Hello GP, my daughter is self harming, please can you help? Puts in an urgent referral to CAMHS, who reject it because apparently it’s an autistic issue not a mental health issue

Hello GP, the autism advisors suggested Katie should have an occupational therapy assessment, how can we arrange this? Well you can’t really because you either have to have an EHCP which you don’t, or you have to go through CAMHS who have already told you to get lost.

And so it goes on.

Then there’s the fact that Katie doesn’t really like people knowing that she’s autistic but that when we do tell people we often get:

“I’d never have believed Katie is autistic”

“She doesn’t look autistic”

“But she seems so normal”

“She must be really high functioning”

“All kids have a label these days”

I kind of get why people say these things. We live with Katie and we didn’t realise she was autistic until Amanda came and waved it right under our noses (here) Most people’s idea of autism (and ours before we knew better) is no eye contact, lining things up, and wanting to be left alone – which is true in some cases but Katie doesn’t fit those criteria. But people’s constant denial / surprise at her diagnosis is really wearing. It feels like I’m always having to prove that I’m not an overly anxious parent and there is a reason she has a diagnosis. It wasn’t just us throwing a load of money at a problem that didn’t exist so that we could get a label for our child.

Anyway, that’s a much longer than intended back story as to why I did sign up to Boost when covid restrictions eased up and the course was on offer again. As Lesley predicted I did feel worn down and I do feel that my parenting is constantly judged, and it’s not great for self esteem. So I currently go on a Thursday evening and we’re most of the way through the course with a couple of weeks left to go.

This week was my favourite one so far because it was on compliments! Each person in the group had to write a compliment about the others in the group. Then we had to write 10 things we liked about ourselves. It sounds a bit corny but actually it did achieve something and everyone left feeling better about themselves. So I thought I’d write mine down before I lose them.

Other people’s compliments to me:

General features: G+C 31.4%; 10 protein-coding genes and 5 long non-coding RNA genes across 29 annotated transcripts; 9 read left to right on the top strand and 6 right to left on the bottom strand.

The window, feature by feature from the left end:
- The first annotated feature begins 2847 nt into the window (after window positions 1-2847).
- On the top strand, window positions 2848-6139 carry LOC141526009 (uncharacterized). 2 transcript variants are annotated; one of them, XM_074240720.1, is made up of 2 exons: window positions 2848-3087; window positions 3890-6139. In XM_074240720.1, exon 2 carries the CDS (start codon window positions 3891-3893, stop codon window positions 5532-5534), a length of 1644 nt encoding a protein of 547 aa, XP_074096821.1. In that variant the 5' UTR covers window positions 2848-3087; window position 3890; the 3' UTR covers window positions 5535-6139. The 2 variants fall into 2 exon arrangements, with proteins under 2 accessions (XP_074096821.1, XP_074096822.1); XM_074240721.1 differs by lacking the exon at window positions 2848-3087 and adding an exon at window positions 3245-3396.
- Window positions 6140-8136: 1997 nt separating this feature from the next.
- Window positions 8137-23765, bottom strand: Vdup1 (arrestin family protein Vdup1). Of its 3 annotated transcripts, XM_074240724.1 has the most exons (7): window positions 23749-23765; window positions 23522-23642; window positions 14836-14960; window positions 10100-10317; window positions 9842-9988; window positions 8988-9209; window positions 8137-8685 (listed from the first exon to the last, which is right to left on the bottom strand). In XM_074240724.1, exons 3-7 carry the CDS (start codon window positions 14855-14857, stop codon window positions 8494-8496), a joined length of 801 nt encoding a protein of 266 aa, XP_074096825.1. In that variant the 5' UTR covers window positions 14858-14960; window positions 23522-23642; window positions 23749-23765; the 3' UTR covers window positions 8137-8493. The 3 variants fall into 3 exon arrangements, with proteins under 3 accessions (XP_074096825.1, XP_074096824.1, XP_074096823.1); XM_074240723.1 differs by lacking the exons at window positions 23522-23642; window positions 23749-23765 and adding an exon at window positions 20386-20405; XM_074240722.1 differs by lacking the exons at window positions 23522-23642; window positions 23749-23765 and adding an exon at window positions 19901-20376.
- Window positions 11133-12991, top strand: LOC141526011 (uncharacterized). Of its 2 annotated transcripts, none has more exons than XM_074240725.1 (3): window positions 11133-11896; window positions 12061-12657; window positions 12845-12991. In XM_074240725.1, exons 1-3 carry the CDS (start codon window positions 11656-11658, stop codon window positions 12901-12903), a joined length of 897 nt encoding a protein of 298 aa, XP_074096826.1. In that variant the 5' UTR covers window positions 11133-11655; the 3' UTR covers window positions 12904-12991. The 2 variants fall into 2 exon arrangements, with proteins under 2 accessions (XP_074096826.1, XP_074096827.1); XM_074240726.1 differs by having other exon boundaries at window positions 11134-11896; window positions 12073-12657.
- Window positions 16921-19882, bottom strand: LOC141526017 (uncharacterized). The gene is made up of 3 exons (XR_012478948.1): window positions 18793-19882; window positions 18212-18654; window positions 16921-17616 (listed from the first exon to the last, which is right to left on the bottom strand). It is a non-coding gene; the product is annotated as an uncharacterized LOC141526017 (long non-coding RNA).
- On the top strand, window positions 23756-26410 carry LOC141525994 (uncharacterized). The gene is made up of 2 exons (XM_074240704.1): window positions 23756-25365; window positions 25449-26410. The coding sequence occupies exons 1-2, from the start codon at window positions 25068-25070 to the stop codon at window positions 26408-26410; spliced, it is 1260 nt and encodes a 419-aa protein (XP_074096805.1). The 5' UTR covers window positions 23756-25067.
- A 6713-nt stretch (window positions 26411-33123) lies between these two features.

• It’s lovely to hear stories of your children. You are a wonderful mother
  • You are a friendly lady with a calming personality
  • Peaceful
  • Sam is caring and good at listening and offers information to extend topics and support others view points. Sam is always happy to look interested in what is being said and never interrupts anyone speaking. Sam is considerate to all members of the group
  • Sam: a beautiful lioness being the mighty protector of her children. Your voice (roar) gives them their voice…what a role model. You my lovely lady are so much stronger than you think you are…own it and work it!

The things I like about myself:

  1. I try my hardest to be there for others
  2. I will not give up when it comes to doing what is right for my kids
  3. I am good at my job
  4. I can take pleasure in the simple things in life
  5. I am conscientious
  6. I feel things deeply and love people enormously
  7. I like my smile
  8. I will see things through to the end
  9. I’m happy to be a crazy cat lady
  10. I’m proud of myself for losing 3.5 stones

And just by coincidence, Alice came home from school the other day and had done me a really sweet picture, unprompted and out of the blue. She drew a heart with ‘kind things about Mummy’ inside it. She’d written:

  • Mummy gives great hugs
  • Mummy is the best
  • When we are sad Mummy gives us a hug
  • Mummy is kind to me, Katie and Matthew
  • Mummy helps us if something is hard

Sometimes a Boost is all you need!